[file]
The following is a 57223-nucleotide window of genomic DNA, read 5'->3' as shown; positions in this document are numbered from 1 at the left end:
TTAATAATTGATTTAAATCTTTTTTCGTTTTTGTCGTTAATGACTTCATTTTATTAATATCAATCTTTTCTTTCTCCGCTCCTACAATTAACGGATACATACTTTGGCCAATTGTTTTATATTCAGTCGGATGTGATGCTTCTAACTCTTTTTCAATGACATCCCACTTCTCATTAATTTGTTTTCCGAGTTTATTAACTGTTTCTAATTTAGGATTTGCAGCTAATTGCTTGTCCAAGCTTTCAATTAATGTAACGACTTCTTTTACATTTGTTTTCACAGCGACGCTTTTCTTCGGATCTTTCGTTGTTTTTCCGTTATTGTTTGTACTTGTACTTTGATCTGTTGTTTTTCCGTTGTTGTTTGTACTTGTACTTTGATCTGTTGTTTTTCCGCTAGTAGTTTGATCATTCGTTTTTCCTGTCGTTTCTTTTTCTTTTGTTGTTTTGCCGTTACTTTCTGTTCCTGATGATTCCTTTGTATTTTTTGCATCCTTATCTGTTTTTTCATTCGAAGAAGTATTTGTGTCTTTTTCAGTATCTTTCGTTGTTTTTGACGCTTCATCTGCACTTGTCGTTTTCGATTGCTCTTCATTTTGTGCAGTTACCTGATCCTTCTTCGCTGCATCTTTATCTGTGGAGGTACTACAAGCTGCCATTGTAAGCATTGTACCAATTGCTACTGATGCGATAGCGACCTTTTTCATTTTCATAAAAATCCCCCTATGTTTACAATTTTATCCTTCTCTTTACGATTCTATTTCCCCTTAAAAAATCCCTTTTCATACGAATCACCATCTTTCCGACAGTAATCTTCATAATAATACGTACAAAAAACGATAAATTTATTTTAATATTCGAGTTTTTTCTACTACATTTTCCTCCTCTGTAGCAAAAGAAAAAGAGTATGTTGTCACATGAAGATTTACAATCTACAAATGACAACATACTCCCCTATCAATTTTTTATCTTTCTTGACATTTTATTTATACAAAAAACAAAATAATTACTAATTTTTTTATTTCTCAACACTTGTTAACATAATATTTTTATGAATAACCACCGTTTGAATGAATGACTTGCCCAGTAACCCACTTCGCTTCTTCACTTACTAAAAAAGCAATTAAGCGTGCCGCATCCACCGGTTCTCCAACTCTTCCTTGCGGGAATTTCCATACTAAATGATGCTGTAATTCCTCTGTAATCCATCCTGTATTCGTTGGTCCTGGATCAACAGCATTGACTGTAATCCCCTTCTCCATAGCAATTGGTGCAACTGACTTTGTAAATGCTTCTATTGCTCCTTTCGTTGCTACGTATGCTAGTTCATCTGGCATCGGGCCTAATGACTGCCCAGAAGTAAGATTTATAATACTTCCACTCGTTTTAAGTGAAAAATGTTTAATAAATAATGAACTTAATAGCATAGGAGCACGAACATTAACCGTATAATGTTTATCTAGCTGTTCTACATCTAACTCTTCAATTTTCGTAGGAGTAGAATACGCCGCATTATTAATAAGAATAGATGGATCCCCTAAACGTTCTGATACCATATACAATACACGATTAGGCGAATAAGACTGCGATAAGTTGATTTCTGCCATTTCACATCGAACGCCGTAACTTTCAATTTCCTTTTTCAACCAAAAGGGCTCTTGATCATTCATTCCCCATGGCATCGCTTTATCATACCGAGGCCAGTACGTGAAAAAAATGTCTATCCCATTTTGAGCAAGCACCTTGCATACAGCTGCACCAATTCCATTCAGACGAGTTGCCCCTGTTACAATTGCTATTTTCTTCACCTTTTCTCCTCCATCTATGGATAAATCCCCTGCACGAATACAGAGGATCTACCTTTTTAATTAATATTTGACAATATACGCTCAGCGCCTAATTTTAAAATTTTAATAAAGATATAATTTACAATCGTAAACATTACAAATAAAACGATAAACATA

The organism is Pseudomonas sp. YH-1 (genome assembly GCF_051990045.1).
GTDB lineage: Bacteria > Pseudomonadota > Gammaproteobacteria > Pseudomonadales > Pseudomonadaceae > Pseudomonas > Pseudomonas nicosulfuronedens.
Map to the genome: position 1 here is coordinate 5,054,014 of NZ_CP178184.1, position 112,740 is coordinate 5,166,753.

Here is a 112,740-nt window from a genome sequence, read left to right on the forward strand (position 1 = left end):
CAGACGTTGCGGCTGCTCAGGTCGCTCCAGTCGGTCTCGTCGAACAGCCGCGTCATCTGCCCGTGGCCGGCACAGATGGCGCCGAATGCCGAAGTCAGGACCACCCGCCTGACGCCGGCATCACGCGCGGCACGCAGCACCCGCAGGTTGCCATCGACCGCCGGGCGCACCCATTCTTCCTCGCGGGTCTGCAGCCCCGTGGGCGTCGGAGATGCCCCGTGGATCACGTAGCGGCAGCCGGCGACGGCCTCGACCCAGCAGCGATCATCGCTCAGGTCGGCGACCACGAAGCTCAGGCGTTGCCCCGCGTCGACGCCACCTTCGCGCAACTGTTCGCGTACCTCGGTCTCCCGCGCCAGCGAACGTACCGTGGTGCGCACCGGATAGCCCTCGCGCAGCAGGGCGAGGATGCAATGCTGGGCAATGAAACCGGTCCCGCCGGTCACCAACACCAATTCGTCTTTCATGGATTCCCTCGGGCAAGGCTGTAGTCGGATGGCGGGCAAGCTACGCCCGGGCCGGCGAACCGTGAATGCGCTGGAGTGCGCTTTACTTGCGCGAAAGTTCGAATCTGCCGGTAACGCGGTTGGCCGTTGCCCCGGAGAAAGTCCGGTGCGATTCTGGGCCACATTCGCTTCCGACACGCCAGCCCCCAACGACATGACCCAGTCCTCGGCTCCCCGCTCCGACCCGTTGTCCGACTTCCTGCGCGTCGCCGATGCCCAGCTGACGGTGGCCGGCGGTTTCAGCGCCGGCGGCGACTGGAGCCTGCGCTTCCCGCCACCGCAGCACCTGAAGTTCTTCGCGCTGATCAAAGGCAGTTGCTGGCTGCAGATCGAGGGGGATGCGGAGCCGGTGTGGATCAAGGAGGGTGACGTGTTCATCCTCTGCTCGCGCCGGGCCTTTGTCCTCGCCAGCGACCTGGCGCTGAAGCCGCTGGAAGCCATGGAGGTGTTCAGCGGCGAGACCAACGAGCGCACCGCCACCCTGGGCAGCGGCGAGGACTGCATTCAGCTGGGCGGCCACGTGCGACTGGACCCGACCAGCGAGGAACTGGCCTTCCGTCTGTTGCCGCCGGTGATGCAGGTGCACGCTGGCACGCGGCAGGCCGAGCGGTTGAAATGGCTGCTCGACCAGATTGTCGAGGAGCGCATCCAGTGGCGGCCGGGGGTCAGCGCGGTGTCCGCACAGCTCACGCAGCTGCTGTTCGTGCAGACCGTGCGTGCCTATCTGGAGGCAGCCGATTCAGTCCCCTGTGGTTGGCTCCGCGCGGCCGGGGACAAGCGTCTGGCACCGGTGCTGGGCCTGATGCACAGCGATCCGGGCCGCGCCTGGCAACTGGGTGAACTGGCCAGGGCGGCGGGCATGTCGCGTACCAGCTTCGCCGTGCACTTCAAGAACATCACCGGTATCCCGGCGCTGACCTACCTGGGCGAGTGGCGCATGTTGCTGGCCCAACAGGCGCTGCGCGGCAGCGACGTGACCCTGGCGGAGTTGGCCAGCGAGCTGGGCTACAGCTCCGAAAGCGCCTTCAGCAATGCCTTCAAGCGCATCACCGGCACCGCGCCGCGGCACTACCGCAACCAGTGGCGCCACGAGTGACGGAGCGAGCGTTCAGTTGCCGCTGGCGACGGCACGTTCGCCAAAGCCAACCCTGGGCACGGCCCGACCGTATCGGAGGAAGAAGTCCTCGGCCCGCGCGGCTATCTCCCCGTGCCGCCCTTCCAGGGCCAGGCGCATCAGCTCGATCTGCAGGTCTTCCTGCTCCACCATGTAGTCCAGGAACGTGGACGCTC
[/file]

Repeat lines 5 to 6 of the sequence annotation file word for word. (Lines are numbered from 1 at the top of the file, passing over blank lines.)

Map to the genome: position 1 here is coordinate 5,054,014 of NZ_CP178184.1, position 112,740 is coordinate 5,166,753.

Here is a 112,740-nt window from a genome sequence, read left to right on the forward strand (position 1 = left end):